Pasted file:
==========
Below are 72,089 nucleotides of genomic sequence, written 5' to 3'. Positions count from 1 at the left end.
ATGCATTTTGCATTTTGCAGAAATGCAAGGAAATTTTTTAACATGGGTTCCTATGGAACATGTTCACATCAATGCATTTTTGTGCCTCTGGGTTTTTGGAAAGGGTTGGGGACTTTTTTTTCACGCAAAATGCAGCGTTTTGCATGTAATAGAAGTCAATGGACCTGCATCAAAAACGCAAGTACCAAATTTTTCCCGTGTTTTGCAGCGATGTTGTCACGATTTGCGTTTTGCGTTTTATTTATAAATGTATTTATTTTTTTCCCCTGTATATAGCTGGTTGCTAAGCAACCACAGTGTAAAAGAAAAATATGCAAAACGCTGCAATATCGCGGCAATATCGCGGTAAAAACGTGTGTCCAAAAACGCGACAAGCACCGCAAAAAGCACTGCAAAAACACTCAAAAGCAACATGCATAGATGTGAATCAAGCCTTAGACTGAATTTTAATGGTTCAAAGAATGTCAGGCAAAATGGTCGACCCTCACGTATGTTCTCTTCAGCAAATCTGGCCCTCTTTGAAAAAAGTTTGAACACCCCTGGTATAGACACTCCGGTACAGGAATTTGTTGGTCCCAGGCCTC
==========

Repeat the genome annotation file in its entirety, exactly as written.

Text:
Below are 72,089 nucleotides of genomic sequence, written 5' to 3'. Positions count from 1 at the left end.
ATGCATTTTGCATTTTGCAGAAATGCAAGGAAATTTTTTAACATGGGTTCCTATGGAACATGTTCACATCAATGCATTTTTGTGCCTCTGGGTTTTTGGAAAGGGTTGGGGACTTTTTTTTCACGCAAAATGCAGCGTTTTGCATGTAATAGAAGTCAATGGACCTGCATCAAAAACGCAAGTACCAAATTTTTCCCGTGTTTTGCAGCGATGTTGTCACGATTTGCGTTTTGCGTTTTATTTATAAATGTATTTATTTTTTTCCCCTGTATATAGCTGGTTGCTAAGCAACCACAGTGTAAAAGAAAAATATGCAAAACGCTGCAATATCGCGGCAATATCGCGGTAAAAACGTGTGTCCAAAAACGCGACAAGCACCGCAAAAAGCACTGCAAAAACACTCAAAAGCAACATGCATAGATGTGAATCAAGCCTTAGACTGAATTTTAATGGTTCAAAGAATGTCAGGCAAAATGGTCGACCCTCACGTATGTTCTCTTCAGCAAATCTGGCCCTCTTTGAAAAAAGTTTGAACACCCCTGGTATAGACACTCCGGTACAGGAATTTGTTGGTCCCAGGCCTC